Sunday, November 02, 2008

a theory about why values matter

Yesterday I met up with some friends to discuss things that we are all interested in. One of our friends talked about different value systems, and said that the thing that ties most people to a value system (and not another) is not rational choice, but habit and emotion. He said societies should have serious debates about "morality", what is right and what is wrong. I decided to think through this idea and its implications.

First of all, why is there a need to have a public discussion about moral issues? Because value systems do not stay contained within one individual's life or one clearly-defined group. The value system of a policy maker will bear on his policy choices and affect all groups in the society.

Secondly, what is a "value system"? My definiton of a value is "the best way of doing something or solving a problem" for an individual, and a value system is a network of (ideally) mutually consistent and enforcing values. At the core of all these values is one or more assumptions. The validity of these assumptions is often not tested (or by nature cannot be tested). However, they provide answers to big fundamental questions. The system, then, gives answers to all the smaller questions based on the big answer at the core.

I will give an example from my own value system first. Let's say the question is, "should I drink wine?" My core assumption is that my actions should not harm myself or anyone, because that's bad, useless and troublesome. Then the answer is a simple "yes, but in moderation!" Let's take a devout Muslim. When faced with this question, he will go back to his core assumption: That God is the creator of universe and Hz. Muhammed is His prophet, and the best way to live life is to follow the rules prescribed by the Kur'an. Drinking wine is a sin according to the Kur'an. Moreover, if this person has never seen their family or friends drink wine, he will view a sudden change of habit as betrayal to his heritage. If he breaks one rule, would he lose his anchor, would his life lose its consistence, coherence and meaning?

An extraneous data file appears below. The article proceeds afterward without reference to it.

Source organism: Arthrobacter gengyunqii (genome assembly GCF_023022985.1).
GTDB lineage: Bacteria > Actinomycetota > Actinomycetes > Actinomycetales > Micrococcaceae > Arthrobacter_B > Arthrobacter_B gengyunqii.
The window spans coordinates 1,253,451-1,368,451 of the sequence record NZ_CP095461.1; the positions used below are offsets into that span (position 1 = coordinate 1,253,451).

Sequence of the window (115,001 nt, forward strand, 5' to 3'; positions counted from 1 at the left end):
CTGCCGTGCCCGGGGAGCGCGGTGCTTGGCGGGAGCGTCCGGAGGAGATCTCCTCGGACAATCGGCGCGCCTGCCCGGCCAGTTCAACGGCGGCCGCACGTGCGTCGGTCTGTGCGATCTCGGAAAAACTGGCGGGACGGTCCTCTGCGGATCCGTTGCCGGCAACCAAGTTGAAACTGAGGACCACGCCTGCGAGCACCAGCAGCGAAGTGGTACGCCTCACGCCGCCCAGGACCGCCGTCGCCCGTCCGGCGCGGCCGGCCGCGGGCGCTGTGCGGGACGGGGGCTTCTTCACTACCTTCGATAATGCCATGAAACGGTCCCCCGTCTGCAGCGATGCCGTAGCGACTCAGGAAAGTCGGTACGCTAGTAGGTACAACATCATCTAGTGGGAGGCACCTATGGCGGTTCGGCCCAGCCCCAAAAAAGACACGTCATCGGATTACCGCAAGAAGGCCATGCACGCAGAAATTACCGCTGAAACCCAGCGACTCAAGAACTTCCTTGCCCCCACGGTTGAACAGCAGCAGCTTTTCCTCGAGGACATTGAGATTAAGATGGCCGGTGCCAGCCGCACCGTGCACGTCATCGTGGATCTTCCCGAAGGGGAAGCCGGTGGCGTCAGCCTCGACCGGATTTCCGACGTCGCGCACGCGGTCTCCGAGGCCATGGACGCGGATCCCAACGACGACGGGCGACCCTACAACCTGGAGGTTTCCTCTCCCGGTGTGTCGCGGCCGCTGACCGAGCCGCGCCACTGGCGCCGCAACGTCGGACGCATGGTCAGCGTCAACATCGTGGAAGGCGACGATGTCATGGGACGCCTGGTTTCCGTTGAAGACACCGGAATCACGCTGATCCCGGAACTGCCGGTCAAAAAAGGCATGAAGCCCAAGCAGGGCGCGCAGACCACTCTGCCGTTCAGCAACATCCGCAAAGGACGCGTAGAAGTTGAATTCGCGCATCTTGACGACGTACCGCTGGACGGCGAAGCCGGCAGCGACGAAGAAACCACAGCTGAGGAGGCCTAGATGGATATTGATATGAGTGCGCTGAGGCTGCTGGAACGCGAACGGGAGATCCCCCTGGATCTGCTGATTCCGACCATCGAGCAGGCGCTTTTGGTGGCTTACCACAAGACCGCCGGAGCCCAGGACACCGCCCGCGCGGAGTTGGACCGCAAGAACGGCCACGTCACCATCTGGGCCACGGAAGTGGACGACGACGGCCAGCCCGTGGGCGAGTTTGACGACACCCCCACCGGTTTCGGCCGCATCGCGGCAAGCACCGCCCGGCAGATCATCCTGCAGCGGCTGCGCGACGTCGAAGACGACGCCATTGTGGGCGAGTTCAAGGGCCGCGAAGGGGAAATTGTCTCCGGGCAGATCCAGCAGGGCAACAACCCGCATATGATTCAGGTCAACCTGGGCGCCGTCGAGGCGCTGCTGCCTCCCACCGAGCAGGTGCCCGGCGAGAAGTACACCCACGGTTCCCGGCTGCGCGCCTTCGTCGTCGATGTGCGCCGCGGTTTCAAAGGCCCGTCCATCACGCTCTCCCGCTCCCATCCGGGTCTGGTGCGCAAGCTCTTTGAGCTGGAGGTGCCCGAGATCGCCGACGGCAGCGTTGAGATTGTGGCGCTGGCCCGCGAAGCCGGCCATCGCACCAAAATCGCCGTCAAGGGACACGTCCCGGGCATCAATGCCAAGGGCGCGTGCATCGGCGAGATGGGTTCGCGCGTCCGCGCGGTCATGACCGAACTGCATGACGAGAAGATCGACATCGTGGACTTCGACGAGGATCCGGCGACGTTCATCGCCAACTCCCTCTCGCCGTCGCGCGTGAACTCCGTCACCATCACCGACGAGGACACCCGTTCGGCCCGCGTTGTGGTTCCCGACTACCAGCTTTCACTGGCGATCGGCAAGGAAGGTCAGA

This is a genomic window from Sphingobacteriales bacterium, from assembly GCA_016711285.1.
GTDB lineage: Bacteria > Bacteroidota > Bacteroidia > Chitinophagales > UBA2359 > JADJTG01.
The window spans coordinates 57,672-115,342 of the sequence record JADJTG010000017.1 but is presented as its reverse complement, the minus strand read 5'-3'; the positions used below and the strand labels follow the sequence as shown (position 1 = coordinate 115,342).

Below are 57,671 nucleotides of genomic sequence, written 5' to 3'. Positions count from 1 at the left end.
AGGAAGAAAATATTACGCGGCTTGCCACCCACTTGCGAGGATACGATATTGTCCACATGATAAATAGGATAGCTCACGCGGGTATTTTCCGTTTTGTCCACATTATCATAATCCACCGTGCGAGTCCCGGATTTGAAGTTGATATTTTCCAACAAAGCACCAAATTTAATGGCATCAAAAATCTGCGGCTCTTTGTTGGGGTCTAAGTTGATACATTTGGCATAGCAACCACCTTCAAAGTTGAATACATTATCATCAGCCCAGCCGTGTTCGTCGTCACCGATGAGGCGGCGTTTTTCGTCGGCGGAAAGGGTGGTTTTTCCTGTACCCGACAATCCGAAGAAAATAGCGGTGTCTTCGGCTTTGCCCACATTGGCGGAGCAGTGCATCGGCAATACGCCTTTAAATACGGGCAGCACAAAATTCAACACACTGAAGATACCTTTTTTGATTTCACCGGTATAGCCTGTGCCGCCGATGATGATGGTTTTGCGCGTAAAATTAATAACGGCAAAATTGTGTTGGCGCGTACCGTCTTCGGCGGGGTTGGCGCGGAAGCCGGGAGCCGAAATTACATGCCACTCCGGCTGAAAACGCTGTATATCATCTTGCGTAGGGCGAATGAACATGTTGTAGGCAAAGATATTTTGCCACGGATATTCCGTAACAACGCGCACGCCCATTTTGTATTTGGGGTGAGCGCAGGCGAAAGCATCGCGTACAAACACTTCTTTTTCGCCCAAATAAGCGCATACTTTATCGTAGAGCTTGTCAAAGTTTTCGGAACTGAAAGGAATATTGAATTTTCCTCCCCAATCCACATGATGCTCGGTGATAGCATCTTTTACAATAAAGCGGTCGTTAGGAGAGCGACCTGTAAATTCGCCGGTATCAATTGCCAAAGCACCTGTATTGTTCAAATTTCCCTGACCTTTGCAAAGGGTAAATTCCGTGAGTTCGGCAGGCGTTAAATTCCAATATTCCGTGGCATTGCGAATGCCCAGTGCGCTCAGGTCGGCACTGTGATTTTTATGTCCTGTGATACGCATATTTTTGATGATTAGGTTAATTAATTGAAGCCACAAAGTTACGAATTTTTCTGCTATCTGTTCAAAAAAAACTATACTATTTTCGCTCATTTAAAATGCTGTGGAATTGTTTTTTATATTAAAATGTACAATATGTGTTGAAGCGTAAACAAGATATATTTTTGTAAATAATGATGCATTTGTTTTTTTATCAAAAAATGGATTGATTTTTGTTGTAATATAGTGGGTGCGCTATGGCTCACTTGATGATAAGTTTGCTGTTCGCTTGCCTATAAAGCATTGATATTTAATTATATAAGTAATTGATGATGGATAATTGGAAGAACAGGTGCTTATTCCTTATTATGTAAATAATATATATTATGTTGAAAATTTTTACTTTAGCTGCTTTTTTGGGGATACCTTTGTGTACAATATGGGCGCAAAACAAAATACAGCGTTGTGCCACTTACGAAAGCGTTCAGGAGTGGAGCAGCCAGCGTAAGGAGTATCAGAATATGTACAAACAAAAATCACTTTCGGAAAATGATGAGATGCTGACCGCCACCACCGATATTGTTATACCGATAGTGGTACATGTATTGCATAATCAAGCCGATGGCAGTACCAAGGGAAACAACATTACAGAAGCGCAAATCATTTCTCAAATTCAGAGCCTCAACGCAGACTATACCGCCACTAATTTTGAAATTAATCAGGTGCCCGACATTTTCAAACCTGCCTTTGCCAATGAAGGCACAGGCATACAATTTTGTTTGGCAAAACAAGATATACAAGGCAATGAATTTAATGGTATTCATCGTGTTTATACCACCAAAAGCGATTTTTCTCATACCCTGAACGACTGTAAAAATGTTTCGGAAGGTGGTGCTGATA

Now let's see how this person's value system would affect his policy making. He sees people drinking wine in restaurants and bars, and they seem a little too happy and annoying. They might go out and drive and commit indecencies. Even if he realizes that wine drinkers do not harm him directly, he might simply take upon himself to spread the good in the society. Then our policymaker would adopt policies that limit wine drinking.

This theory can be applied to other social issues such as religious rights, abortion, stem cell research, gay marriage and women's rights. More significantly, policymakers may impose their value systems on the youth through the education curriculum and the media. Debates over the teaching of "intelligent design" versus "evolutionary theory" in the US is a good example.

But the remit of value systems is not limited to social issues, and assumptions are not always religious (although they demonstrate "religious" qualities). Economic policy is influenced by its own value systems. For example, neoliberalism was the most popular value system until the most recent crisis. Its core assumption, that market forces will allocate resources more efficiently, and regulation should be minimal, was considered almost as a law of nature by its proponents. The latest crisis demonstrated that this assumption was not tested in all circumstances. Communism was its own value system, and it didn't stand the test of time.

Another example can be national security and freedoms. Civil servants in Turkey, for example, typically belong to one value system. The core assumption of this system is that "the unity of the Turkish territory and nation should be protected against divisive ethnic and religious forces at all cost". Now, the validity and effectiveness of this assumption is open to question, but because of it, national security takes precedence over individual freedoms.

Having blind faith in the truth of a value system may be comfortable, but what if your assumptions are wrong? What if there are better options out there? What if evolution makes more sense than intelligent design (or visa versa)? Wouldn't we be closing ourselves to other possibilities, turning a blind eye on lessons learned from experience and research, limiting our potential for growth?

What matters is what you learn after you know it all.

In some areas, a society of free-thinking individuals would converge to value systems whose truth stands the test of time. In other instances, it may decide that some issues are personal, and the society should have no bearing on an individual's choice. But we should be open to listening to each other and changing our minds, however difficult and disconcerting it is. This is the only way forward.

No comments: